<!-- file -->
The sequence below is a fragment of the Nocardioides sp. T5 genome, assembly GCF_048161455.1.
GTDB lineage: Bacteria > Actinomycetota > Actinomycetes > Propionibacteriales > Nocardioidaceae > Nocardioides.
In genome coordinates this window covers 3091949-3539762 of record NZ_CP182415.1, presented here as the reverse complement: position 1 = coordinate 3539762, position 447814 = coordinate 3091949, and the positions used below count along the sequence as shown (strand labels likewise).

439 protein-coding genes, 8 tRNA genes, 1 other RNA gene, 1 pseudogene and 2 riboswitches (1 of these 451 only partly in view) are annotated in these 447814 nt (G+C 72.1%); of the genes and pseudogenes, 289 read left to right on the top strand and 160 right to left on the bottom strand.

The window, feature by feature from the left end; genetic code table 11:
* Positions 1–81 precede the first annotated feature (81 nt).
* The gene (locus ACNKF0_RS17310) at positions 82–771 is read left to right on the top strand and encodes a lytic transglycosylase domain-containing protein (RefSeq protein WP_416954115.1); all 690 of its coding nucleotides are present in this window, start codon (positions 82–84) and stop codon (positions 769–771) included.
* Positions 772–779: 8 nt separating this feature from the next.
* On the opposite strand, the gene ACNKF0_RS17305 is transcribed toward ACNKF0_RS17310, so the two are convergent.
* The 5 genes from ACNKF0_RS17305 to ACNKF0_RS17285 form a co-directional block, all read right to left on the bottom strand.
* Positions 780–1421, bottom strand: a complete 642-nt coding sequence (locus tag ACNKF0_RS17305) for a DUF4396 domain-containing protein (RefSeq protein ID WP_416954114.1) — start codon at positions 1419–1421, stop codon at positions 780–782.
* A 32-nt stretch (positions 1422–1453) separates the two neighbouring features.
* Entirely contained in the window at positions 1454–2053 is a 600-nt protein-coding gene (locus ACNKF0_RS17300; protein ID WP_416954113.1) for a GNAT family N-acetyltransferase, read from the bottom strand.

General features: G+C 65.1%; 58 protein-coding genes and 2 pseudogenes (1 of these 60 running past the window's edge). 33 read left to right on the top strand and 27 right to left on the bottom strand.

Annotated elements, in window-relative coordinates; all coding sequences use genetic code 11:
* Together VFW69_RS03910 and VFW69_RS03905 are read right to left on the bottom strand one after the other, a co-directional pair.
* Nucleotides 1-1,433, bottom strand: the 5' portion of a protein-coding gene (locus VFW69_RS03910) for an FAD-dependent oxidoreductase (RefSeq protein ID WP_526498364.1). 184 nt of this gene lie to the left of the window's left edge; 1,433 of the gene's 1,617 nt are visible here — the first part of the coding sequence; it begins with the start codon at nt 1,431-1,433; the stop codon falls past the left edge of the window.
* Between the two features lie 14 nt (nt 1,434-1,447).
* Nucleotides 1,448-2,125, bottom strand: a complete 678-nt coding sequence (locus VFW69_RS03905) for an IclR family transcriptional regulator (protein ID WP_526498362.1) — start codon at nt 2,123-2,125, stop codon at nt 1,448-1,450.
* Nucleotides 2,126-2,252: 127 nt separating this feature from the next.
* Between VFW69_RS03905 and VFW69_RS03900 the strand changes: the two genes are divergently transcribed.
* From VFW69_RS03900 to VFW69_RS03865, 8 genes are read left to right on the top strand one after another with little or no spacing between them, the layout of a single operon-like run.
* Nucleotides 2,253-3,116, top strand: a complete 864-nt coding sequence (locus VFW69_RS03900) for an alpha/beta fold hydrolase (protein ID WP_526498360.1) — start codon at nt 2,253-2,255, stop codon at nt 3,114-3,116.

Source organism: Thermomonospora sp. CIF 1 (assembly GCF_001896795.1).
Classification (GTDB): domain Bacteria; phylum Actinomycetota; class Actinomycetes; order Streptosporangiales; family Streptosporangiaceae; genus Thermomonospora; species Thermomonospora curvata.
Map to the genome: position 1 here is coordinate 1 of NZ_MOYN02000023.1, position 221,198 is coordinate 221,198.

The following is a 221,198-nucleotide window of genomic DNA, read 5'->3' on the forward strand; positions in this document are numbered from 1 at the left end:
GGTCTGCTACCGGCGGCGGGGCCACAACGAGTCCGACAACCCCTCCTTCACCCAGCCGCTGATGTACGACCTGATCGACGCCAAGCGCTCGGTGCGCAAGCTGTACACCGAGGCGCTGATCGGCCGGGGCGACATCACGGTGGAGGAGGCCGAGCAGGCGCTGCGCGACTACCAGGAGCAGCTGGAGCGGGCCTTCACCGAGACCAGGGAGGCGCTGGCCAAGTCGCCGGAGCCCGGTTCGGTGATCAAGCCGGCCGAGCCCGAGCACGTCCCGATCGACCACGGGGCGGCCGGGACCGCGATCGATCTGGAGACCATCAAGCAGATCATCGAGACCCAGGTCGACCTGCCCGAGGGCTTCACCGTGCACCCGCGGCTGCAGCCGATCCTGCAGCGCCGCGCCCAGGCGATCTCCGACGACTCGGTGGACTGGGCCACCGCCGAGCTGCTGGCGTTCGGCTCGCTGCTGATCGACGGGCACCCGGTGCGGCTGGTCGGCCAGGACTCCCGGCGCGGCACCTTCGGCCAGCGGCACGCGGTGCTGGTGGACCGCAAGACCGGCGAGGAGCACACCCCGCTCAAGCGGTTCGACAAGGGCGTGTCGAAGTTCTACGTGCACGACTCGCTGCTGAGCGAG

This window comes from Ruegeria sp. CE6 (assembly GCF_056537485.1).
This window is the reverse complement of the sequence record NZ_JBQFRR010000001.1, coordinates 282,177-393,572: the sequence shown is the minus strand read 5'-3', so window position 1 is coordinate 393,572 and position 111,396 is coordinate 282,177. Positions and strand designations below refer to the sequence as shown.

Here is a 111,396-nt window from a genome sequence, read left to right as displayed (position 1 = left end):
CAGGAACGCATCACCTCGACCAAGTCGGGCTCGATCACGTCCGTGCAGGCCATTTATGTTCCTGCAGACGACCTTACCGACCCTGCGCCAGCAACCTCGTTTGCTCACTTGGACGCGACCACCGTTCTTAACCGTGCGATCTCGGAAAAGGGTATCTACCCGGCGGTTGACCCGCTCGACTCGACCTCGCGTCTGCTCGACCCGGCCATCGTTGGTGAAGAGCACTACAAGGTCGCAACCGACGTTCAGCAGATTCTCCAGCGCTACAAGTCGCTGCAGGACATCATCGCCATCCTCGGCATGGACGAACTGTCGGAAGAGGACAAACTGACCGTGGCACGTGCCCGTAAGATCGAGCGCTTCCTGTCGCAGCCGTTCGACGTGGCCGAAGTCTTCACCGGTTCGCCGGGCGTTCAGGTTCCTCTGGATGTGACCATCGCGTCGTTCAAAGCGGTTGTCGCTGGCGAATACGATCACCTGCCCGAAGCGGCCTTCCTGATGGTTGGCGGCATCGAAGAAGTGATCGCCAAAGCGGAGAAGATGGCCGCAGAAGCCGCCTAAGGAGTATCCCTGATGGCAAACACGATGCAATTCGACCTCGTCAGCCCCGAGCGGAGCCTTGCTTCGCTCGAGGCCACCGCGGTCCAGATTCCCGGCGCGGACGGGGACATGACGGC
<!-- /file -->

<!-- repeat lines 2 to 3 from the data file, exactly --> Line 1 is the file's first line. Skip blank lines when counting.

GTDB lineage: Bacteria > Actinomycetota > Actinomycetes > Propionibacteriales > Nocardioidaceae > Nocardioides.
In genome coordinates this window covers 3091949-3539762 of record NZ_CP182415.1, presented here as the reverse complement: position 1 = coordinate 3539762, position 447814 = coordinate 3091949, and the positions used below count along the sequence as shown (strand labels likewise).